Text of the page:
I predicted in Some (Expanded) Predictions, 2017 that Amazon would demonstrate its commitment to the work technology arena by acquiring Slack for $35B. Well, that hasn’t happened yet. However, the word is leaking out that Amazon is getting much more serious about work technology, especially following the release of Amazon Chime this month, the company’s video/audio conferencing app (with work chat as well!).
Keven McLaughlin wrote about Amazon’s plans, yesterday:
Kevin McLaughlin, AWS Taking On Microsoft, Google with Productivity Suite
AWS is working on upgrades to its WorkMail email-calendar app and its WorkDocs file storage-collaboration app to make them more attractive to corporate customers, according to two people who do business with the company. AWS has also told some large corporate customers it’s considering bundling these apps with its recently launched Chime video conferencing apps into a new productivity app suite that will compete with Google G Suite and Microsoft Office 365, according to a person who’s been briefed on the cloud unit’s plans.
AWS started selling WorkDocs (formerly called Zocalo) in 2014 and WorkMail in January 2016. But the services haven’t sold well because they’re difficult to use and aren’t as advanced as offerings from Google, Microsoft and others, according to three AWS business partners.
WorkDocs has suffered from a lack of support resources and scant documentation on how to use the service effectively, said one of the AWS business partners who has used WorkDocs. AWS has been slow to add key functions to WorkMail, like the ability to save all emails sent and received through the service, which is a regulatory compliance requirement for companies in industries like finance and health care, said another AWS business partner who has used WorkMail. (AWS added this functionality to WorkMail in November.)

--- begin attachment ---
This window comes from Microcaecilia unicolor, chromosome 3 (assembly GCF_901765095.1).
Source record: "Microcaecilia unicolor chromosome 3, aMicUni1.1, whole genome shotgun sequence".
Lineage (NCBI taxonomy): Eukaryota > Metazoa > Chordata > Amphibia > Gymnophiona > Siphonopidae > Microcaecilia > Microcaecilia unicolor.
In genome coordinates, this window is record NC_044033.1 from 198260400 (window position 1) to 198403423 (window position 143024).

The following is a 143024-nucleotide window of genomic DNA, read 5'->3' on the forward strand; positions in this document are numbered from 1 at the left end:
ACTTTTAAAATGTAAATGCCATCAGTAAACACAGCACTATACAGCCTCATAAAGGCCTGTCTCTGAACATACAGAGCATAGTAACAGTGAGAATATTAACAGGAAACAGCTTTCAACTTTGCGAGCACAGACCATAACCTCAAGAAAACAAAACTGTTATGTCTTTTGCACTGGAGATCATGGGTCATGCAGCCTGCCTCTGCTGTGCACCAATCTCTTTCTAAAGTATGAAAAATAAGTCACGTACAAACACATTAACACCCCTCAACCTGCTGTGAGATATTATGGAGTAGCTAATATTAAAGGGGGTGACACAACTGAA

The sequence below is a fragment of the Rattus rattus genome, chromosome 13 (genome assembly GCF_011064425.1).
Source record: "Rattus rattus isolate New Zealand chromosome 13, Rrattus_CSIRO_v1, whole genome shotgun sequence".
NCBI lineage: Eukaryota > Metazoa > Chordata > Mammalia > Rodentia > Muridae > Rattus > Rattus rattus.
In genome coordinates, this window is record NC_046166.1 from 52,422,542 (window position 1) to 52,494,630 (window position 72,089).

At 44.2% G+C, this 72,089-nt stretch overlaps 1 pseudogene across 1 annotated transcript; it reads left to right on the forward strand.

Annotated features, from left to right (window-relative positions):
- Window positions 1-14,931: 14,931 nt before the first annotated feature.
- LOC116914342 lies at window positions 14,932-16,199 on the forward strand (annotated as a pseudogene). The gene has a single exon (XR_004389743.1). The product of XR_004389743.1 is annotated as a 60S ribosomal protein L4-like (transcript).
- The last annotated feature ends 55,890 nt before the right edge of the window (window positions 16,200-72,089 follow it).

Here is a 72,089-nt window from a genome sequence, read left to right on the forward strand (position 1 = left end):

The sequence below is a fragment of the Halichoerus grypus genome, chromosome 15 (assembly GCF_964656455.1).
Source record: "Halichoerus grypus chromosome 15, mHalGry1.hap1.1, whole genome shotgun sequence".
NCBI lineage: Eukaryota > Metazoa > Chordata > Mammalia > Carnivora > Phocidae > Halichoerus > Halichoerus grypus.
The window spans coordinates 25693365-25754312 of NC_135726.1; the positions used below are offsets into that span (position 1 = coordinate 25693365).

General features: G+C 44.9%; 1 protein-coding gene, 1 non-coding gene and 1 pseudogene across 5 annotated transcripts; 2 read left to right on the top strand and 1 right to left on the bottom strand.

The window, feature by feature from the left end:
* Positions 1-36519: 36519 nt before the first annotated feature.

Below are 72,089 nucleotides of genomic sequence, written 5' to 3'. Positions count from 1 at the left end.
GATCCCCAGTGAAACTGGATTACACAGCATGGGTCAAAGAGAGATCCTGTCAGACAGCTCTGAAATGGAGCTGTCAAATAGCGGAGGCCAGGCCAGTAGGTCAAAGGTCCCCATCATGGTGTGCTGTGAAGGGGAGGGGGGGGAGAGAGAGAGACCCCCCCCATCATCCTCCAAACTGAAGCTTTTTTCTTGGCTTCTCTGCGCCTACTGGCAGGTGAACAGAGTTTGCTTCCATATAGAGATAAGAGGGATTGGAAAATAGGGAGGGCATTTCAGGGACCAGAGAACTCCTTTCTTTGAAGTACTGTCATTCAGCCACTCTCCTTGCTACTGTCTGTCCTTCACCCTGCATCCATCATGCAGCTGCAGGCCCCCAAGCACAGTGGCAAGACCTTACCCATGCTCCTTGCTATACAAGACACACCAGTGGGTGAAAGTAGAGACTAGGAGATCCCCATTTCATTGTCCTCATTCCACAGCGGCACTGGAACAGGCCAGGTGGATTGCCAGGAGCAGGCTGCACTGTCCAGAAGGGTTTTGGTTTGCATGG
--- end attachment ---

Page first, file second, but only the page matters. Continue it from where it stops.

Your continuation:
AWS doesn’t currently offer an online word processing app that lets groups of people collaborate on documents, as Google Docs and Microsoft’s online Word do. It’s not clear if AWS plans to develop its own online word processing app, said the AWS business partners. A recent update to the AWS AppStream service, which lets companies access desktop apps running in AWS from any kind of device, could fill this gap, said one of the AWS partners.
Building out a deep capability in work technologies as a complement to AWS is a really smart strategy, and there’s a lot of play against the duopoly of Google and Microsoft.
I really recommend getting Butterfield’s Slack into the mix, and building around that soaring ecosystem.
On the document ‘productivity’ app side of things, the new innovation around apps like Dropbox Paper, Box Notes, and Salesforce Quip has spread out to a bunch of smaller start-ups. Notables include Bold.co, Notion.so, and Dossier, and Amazon could take on one or two of those as a start of a new set of design principles to restart what should be called ‘progressivity’ not productivity apps. They’ll need presentation and spreadsheet tools, too, but maybe build all that as corners of one big set of capabilities. So that tables can exist in a doc all by themselves, or embedded with text and images. And any page or set of pages can be ‘presented’, so rather than a standalone Powerpoint alternative, presentation is just an activity, not an app.
And lastly, the lowly calendar is tightly bound in the world of progressivity, closely allied with email. But Amazon might want to look at innovations like Meetingbird, Solid, and Sunsama, for innovative approaches to calendaring that focus on the use cases of effective meetings, with agendas, invitations, decisions, and action items, and not just 30 boxes on a canvas.
I’m eager to talk to the folks at Amazon, and see what’s on their minds. More to follow.
Originally published at www.stoweboyd.com.